In Play with Tom Markowski

The pros and cons of sponsoring high school all-star games

Football   | Jonathon Kidd

The pros and cons of sponsoring high school all-star games

 

 

Last week the 35th annual All-Star Baseball Game was held at Comerica Park and by all accounts the game was a success, and the stability of the game is reportedly sound.

One must wonder about the direction, and stability, of the All-Star Football Game and its sponsor will take in the future.

And you remember the boys and girls basketball all-star games, don’t you, the ones sponsored by the Basketball Coach Association of Michigan? Those games are no longer played and the lingering question is, does anyone miss them? I know your answer and I agree.

The concept of an all-star game has its merits. An organization does its work to gather the best players in a particular sport and have them compete on the same day on the same playing field or court.

The problem is that it doesn’t always work. Does anyone watch the NFL Pro Bowl and if they do watch it will they admit it? The NBA and the NHL all-star games are not much more than a scoring-fest.

The only one that attracts a wide audience is the Major League Baseball All-Star Game and let’s not attribute this fact to Fox. Ted Williams, Willie Mays, Babe Ruth and the rest of baseball’s greats made it so.

Back to the high school all-star games and it’s baseball that works best.

Here are a few reasons why. The game is played shortly after the conclusion of the state finals and is played during the summer, baseball’s season. The game has been played at the home of the Detroit Tigers, Tiger Stadium and then Comerica Park. This fact weighs heavily on the game’s success. It’s a thrill and an honor for a graduating senior to play his final game at the home of a major league team. The risk of injury is small and the amount of time a participant must devote to playing in the game is also minimal.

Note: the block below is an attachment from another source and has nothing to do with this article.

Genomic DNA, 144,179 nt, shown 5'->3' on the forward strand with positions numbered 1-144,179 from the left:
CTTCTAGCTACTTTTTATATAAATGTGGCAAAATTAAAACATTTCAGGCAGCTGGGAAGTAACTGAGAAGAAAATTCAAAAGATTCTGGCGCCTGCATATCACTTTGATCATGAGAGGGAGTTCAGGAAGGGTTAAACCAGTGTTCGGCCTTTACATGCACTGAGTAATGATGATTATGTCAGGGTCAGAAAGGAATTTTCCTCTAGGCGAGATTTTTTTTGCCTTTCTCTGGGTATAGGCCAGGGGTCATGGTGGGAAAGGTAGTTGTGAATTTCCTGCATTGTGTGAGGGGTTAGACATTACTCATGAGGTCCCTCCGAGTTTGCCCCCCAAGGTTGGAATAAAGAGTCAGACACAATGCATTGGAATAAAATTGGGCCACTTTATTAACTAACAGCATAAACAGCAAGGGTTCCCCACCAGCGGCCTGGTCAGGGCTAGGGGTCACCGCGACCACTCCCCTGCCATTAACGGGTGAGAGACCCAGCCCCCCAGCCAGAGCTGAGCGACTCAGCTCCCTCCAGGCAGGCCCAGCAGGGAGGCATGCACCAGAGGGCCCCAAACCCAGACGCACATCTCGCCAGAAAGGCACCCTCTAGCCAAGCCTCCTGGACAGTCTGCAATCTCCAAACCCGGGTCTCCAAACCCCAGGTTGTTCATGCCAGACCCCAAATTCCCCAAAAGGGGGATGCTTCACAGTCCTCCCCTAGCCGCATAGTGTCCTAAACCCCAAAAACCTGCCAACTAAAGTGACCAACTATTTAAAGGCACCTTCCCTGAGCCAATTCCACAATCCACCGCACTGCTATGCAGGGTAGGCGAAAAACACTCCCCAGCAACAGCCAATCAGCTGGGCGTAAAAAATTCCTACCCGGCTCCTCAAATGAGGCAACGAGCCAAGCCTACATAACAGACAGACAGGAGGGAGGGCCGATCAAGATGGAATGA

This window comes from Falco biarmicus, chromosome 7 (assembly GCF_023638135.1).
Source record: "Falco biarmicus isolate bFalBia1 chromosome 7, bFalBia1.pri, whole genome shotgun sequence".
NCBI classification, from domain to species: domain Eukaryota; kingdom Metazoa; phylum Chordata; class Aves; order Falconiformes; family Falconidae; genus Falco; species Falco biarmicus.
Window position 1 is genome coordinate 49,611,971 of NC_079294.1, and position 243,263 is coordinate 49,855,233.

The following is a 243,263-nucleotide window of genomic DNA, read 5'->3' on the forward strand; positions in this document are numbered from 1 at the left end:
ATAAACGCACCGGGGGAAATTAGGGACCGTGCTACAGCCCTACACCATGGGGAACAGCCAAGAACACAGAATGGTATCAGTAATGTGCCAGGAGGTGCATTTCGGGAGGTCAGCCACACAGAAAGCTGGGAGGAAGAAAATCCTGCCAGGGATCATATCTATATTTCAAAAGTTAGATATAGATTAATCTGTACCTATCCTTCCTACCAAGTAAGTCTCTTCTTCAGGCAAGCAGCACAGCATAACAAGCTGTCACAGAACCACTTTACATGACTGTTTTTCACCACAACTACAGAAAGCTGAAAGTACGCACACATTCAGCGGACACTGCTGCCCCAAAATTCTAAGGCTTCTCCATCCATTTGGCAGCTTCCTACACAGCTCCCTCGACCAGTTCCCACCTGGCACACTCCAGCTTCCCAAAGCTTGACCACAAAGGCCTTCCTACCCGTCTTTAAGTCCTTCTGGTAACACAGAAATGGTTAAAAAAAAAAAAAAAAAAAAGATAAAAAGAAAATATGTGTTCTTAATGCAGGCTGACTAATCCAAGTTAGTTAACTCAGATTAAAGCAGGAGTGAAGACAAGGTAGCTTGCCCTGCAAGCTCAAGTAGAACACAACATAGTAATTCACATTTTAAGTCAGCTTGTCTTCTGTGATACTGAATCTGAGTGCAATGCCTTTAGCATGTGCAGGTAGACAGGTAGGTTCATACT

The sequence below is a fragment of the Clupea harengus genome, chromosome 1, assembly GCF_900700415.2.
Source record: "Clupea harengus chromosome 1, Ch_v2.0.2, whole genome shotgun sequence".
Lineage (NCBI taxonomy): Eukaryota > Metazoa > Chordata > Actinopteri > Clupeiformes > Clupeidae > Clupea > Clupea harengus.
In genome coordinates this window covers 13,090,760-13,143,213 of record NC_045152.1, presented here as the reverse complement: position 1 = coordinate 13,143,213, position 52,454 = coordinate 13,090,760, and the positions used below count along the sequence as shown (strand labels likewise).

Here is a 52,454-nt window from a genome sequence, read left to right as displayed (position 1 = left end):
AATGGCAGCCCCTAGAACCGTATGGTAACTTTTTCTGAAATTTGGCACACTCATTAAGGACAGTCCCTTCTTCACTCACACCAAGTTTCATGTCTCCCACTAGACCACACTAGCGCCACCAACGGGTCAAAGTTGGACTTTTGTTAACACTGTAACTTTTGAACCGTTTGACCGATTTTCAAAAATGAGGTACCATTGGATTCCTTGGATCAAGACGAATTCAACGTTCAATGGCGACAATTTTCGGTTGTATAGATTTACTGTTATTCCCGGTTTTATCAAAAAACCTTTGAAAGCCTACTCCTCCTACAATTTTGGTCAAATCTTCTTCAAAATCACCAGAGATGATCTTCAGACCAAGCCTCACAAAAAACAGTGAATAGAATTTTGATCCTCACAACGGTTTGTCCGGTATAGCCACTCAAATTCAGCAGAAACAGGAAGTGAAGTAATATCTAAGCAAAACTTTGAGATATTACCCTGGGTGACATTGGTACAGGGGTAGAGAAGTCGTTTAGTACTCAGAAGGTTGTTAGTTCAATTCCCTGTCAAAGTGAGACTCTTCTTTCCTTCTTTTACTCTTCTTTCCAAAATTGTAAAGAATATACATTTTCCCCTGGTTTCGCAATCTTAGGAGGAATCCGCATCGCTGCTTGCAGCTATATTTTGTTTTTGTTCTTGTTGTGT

The defunct basketball games and the current football all-star game are hurt by the timing. BCAM held its games during the summer, three months after the season ended. Never mind the WNBA, nobody likes watching basketball in June, the NBA Finals being a noteworthy exception, or July (Olympic Games are held in August).

And in football it’s worse. The season ends in November and with the game scheduled, annually, during the summer many graduating seniors have commitments to the school they will attend in the fall.

The few reporters (I believe three were there) who covered the 34th football all-star game on June 25 all agreed that the current format presents a challenge for those who are able to pull off this game.

People like coach John Herrington at Farmington Hills Harrison and Clawson coach Jim Sparks, the all-star committee chairperson, should be commended for their efforts in promoting the game and giving their time to make the game as successful as possible.

Any non-profit organization, like the Michigan High School Football Coaches Association, exists for a reason, a purpose. And the purpose, in this instance, is to promote high school football and to provide an experience for the 80 seniors and 16 coaches who participate.

The challenge has become increasingly more difficult over the years. When the game was held in East Lansing at Spartan Stadium promoters like the UAW were more easily convinced to support the game. Oldsmobiles are no longer built in the Lansing area and the National Collegiate Athletic Association banned all high school football all-star ga